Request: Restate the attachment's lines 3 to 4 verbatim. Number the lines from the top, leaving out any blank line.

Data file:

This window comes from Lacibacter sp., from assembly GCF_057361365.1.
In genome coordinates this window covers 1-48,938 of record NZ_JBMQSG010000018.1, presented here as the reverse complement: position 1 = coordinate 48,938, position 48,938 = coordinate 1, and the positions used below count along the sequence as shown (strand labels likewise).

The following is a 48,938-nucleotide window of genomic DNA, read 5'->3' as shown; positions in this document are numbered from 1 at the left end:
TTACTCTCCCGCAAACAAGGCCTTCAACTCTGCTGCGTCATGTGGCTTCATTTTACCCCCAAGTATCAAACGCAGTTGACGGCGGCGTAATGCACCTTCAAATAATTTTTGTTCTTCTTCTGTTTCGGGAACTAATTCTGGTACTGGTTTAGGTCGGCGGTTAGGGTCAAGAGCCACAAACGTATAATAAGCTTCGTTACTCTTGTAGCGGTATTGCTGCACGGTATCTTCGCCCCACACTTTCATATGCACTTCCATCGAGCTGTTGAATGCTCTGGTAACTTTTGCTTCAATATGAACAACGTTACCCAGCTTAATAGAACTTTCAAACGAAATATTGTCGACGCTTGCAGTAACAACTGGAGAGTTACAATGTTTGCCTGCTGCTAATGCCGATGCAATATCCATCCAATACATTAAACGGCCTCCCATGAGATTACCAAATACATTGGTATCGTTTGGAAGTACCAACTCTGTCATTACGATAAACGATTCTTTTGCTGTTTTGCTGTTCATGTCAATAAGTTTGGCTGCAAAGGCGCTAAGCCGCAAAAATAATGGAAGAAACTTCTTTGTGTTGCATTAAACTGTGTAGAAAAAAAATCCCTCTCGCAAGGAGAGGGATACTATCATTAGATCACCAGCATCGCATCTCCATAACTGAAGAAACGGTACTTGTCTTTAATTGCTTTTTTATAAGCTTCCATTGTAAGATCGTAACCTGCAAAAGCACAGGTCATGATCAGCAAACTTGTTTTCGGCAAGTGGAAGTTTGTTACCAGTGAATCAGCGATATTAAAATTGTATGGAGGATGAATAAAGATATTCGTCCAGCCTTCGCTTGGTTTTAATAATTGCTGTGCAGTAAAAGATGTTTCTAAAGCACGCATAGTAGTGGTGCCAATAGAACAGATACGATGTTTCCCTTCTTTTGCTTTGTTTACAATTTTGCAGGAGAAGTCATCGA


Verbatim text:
The following is a 48,938-nucleotide window of genomic DNA, read 5'->3' as shown; positions in this document are numbered from 1 at the left end:
TTACTCTCCCGCAAACAAGGCCTTCAACTCTGCTGCGTCATGTGGCTTCATTTTACCCCCAAGTATCAAACGCAGTTGACGGCGGCGTAATGCACCTTCAAATAATTTTTGTTCTTCTTCTGTTTCGGGAACTAATTCTGGTACTGGTTTAGGTCGGCGGTTAGGGTCAAGAGCCACAAACGTATAATAAGCTTCGTTACTCTTGTAGCGGTATTGCTGCACGGTATCTTCGCCCCACACTTTCATATGCACTTCCATCGAGCTGTTGAATGCTCTGGTAACTTTTGCTTCAATATGAACAACGTTACCCAGCTTAATAGAACTTTCAAACGAAATATTGTCGACGCTTGCAGTAACAACTGGAGAGTTACAATGTTTGCCTGCTGCTAATGCCGATGCAATATCCATCCAATACATTAAACGGCCTCCCATGAGATTACCAAATACATTGGTATCGTTTGGAAGTACCAACTCTGTCATTACGATAAACGATTCTTTTGCTGTTTTGCTGTTCATGTCAATAAGTTTGGCTGCAAAGGCGCTAAGCCGCAAAAATAATGGAAGAAACTTCTTTGTGTTGCATTAAACTGTGTAGAAAAAAAATCCCTCTCGCAAGGAGAGGGATACTATCATTAGATCACCAGCATCGCATCTCCATAACTGAAGAAACGGTACTTGTCTTTAATTGCTTTTTTATAAGCTTCCATTGTAAGATCGTAACCTGCAAAAGCACAGGTCATGATCAGCAAACTTGTTTTCGGCAAGTGGAAGTTTGTTACCAGTGAATCAGCGATATTAAAATTGTATGGAGGATGAATAAAGATATTCGTCCAGCCTTCGCTTGGTTTTAATAATTGCTGTGCAGTAAAAGATGTTTCTAAAGCACGCATAGTAGTGGTGCCAATAGAACAGATACGATGTTTCCCTTCTTTTGCTTTGTTTACAATTTTGCAGGAGAAGTCATCGA